In early 1852 after her family moved to Waterloo, Wisconsin, Cora first exhibited her ability to fall into a trance and write messages and speak in ways very unlike herself. Her parents soon began to exhibit her to the surrounding country, and in this way she became a part of the network of trance lecturers that characterized the Spiritualist movement. In 1854 she moved to Buffalo, New York and became well-known among the most important Spiritualists in the country. By the age of 15, she was making public appearances in which she spoke with "supernatural eloquence" on almost any topic put forward by the audience, all while claiming to be in a trance. Contemporary audiences found the spectacle itself incredible: a very young and pretty girl declaiming with authority on esoteric subjects; it was enough to convince many people that she was indeed a channel for spirits.

Edgar Cayce

Edgar Cayce

Edgar Cayce (March 18, 1877 – January 3, 1945) was an American mysticist who allegedly possessed the ability to answer questions on subjects as varied as healing, reincarnation, wars, Atlantis, and future events while in a trance. These answers came to be known as "life readings of the entity" and were usually delivered to individuals while Cayce was hypnotized.

Cayce's methods involved lying down and entering into a sleep state, usually at the request of a subject who was seeking help with health or other personal problems. Subjects would not normally be present, and their questions would be given to Cayce, who would then proceed with a reading. Initial readings dealt primarily with the physical health of the individual; later readings might be given on past lives, business advice, dream interpretation, and mental or spiritual health.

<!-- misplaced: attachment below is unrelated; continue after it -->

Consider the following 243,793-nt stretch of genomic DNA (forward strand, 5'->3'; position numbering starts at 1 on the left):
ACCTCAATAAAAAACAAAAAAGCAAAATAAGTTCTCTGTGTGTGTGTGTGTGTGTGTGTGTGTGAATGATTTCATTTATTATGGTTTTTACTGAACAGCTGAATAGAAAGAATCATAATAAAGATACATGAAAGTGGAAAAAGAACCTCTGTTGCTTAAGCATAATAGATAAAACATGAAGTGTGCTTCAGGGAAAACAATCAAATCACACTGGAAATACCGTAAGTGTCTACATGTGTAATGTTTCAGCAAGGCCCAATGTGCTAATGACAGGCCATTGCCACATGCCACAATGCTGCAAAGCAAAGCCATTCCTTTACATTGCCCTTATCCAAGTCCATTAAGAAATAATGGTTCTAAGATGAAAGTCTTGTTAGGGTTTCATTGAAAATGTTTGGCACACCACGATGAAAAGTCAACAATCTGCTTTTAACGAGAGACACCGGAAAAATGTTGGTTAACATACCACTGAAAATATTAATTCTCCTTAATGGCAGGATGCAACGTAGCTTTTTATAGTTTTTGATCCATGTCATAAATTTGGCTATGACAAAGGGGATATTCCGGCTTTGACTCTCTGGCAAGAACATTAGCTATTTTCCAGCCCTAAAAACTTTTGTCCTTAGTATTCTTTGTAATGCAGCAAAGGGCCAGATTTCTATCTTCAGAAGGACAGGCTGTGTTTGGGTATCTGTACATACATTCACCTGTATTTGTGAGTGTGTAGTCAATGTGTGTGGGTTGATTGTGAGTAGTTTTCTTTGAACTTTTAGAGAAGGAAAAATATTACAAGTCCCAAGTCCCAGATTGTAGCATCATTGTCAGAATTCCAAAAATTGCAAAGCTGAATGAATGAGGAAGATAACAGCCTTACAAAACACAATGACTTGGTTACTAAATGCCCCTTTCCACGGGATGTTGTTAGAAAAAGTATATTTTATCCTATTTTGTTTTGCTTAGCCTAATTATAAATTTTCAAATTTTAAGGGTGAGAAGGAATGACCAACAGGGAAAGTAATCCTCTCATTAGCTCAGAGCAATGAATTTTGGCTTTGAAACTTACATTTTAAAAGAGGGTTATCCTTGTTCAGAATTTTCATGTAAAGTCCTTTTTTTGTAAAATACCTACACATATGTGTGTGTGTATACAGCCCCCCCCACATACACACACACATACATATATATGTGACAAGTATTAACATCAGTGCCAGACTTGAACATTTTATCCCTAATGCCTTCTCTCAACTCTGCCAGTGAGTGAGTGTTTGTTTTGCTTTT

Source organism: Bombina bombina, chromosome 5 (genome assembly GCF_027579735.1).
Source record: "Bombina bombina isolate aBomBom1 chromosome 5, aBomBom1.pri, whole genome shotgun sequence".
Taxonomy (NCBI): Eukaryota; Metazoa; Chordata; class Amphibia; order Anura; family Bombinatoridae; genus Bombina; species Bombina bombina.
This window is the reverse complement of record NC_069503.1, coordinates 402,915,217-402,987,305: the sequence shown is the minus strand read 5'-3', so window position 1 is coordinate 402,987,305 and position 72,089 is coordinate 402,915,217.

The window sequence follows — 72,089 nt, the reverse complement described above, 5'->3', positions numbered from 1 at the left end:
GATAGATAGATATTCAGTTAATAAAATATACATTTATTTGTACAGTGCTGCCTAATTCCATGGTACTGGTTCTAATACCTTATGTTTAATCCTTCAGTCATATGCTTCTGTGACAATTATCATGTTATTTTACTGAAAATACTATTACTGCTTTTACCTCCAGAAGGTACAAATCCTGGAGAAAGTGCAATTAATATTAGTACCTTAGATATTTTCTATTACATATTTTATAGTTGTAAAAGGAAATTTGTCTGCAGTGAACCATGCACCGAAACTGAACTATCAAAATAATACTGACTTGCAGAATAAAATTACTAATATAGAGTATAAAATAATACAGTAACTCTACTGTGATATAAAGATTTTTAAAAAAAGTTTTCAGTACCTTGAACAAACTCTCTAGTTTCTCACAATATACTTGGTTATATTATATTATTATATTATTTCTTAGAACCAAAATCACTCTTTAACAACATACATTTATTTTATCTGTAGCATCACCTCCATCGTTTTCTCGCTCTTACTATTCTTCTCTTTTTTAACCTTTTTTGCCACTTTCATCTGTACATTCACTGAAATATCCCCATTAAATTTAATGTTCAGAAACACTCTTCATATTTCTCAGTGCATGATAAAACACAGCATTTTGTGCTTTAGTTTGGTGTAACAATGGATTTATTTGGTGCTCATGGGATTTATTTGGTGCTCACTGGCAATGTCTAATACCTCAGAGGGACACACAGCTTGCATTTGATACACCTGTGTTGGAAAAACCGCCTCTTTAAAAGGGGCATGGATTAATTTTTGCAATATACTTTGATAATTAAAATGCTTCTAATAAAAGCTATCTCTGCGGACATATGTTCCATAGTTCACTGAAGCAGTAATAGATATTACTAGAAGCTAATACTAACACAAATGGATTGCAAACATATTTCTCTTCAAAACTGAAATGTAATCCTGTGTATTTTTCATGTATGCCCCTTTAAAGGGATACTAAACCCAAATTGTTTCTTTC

When out of the trance, Cayce would not remember what he had said during the reading. The unconscious mind, according to Cayce, has access to information that the conscious mind does not—a common assumption about hypnosis in Cayce's time. After Gladys Davis became Cayce's secretary on September 10, 1923, all readings were preserved and his wife, Gertrude Evans Cayce, generally guided the readings.

Cayce said that his trance statements should be taken into account only to the extent that they led to a better life for the recipient. Moreover, he invited his subjects to test his suggestions rather than accept them on faith.

Arthur Ford

Arthur Ford (January 8, 1896 – January 4, 1971) was an American psychic, spiritual medium, clairaudient, and founder of the Spiritual Frontiers Fellowship (1955). He gained national attention when he claimed to have contacted the dead son of Bishop James Pike in 1967 on network TV. In 1928 Ford claimed to have contacted the deceased spirits of Houdini's mother and later in 1929 Harry Houdini himself.

Around 1921, Ford was a traveling Spiritualist trance medium who professed to be controlled by a spirit guide he referred to as "Fletcher." He eventually settled in New York City as pastor of a Spiritualist church. He developed a popular following, and in 1927 traveled to Great Britain. One of his lectures was attended by veteran Spiritualist Sir Arthur Conan Doyle, who enthusiastically told people the next day, "One of the most amazing things I have ever seen in 41 years of psychic experience was the demonstration of Arthur Ford."[4]